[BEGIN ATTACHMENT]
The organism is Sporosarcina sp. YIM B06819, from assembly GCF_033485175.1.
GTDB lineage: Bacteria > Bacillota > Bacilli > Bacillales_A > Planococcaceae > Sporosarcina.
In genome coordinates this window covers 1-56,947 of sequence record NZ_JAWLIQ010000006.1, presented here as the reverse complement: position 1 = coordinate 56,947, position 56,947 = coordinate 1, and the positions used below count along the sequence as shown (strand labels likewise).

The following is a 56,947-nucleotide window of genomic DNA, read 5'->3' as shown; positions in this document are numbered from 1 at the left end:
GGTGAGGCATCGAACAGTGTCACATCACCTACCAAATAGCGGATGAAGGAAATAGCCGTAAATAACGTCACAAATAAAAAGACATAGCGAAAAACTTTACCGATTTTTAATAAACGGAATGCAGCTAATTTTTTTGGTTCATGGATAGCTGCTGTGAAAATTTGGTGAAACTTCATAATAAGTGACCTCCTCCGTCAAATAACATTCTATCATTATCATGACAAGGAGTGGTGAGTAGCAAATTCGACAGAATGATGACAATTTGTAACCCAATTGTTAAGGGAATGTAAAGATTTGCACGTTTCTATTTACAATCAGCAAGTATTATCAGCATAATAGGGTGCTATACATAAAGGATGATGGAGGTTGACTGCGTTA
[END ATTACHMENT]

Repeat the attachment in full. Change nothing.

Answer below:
The organism is Sporosarcina sp. YIM B06819, from assembly GCF_033485175.1.
GTDB lineage: Bacteria > Bacillota > Bacilli > Bacillales_A > Planococcaceae > Sporosarcina.
In genome coordinates this window covers 1-56,947 of sequence record NZ_JAWLIQ010000006.1, presented here as the reverse complement: position 1 = coordinate 56,947, position 56,947 = coordinate 1, and the positions used below count along the sequence as shown (strand labels likewise).

The following is a 56,947-nucleotide window of genomic DNA, read 5'->3' as shown; positions in this document are numbered from 1 at the left end:
GGTGAGGCATCGAACAGTGTCACATCACCTACCAAATAGCGGATGAAGGAAATAGCCGTAAATAACGTCACAAATAAAAAGACATAGCGAAAAACTTTACCGATTTTTAATAAACGGAATGCAGCTAATTTTTTTGGTTCATGGATAGCTGCTGTGAAAATTTGGTGAAACTTCATAATAAGTGACCTCCTCCGTCAAATAACATTCTATCATTATCATGACAAGGAGTGGTGAGTAGCAAATTCGACAGAATGATGACAATTTGTAACCCAATTGTTAAGGGAATGTAAAGATTTGCACGTTTCTATTTACAATCAGCAAGTATTATCAGCATAATAGGGTGCTATACATAAAGGATGATGGAGGTTGACTGCGTTA